UFC 112: After the Dust Settles (Part 1)

Use your ← → (arrow) keys to browse more stories
UFC 112: After the Dust Settles (Part 1)

For UFC 112, in Abu Dhabi, I’m mixing things up into two parts: a championship installment followed up by a recap of the other main card bouts.

The reasoning behind this unorthodox After The Dust Settles edition is because of how oddly played out the night’s events were, specifically the two title fights.

In other words, there wasn’t just dust settling after UFC 112, but more of a sandstorm, justifying the two-part presentation.

On to the unpredictable championship bouts that shocked everyone, one not necessarily in a good way and the other in an absolutely refreshing way.

BJ Penn/Frankie Edgar

Wait, I need a reality check. Is Frankie Edgar really the lightweight champion? Was he really the first fighter in six years to successfully take 155-pound Penn down to the mat?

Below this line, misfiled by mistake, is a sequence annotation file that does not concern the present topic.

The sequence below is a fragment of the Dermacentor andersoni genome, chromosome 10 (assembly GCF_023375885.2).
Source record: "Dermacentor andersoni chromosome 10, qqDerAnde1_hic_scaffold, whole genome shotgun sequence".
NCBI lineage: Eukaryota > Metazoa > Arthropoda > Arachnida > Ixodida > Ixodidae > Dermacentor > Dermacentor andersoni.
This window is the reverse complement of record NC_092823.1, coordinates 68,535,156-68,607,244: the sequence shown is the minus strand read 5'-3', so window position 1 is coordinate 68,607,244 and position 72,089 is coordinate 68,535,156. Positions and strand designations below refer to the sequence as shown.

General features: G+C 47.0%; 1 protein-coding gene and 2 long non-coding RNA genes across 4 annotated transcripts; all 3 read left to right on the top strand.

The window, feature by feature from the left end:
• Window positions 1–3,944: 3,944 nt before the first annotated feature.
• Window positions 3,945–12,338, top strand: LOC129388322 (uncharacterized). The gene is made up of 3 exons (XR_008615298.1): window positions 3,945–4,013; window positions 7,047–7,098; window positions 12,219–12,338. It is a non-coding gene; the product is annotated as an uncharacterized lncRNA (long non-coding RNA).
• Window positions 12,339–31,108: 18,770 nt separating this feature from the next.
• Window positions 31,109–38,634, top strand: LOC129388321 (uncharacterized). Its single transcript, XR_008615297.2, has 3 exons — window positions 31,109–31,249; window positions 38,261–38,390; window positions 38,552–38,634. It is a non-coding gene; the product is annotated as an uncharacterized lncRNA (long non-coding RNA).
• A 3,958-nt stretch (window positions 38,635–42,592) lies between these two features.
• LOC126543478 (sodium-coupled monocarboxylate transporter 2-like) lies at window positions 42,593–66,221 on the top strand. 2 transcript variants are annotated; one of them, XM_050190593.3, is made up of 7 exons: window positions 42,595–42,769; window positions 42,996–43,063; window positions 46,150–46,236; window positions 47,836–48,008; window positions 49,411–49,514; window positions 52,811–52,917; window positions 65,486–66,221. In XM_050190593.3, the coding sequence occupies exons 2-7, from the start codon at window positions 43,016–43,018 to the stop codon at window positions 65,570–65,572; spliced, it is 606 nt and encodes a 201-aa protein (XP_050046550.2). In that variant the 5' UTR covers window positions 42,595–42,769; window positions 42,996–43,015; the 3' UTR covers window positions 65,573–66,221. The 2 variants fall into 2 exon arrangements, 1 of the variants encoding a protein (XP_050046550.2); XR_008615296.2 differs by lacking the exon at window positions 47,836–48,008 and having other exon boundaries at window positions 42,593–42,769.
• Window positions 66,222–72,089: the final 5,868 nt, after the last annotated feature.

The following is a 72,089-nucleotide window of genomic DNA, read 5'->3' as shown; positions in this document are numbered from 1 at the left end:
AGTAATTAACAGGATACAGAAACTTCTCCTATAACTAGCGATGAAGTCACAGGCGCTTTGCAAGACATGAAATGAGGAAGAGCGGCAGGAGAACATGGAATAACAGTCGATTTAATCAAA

Did Edgar just survive five rounds standing up with the “Prodigy”, one of the best technical boxers in the sport? Is Frankie Edgar really the 155-pound titleholder? Did he really have the answer…did he?

Yes to all the above. Frankie Edgar deservedly won a unanimous decision dethroning lightweight royalty in BJ Penn, a fighter who once boasted an eight-year win streak at 155-pound before stepping into the octagon with his New Jersey challenger.

Some might dispute the unanimous decision rendered in Edgar’s favor, especially the (50-45) score from one judge, but in the infamous words of Dana White, “Don’t let the fight go to the judges.”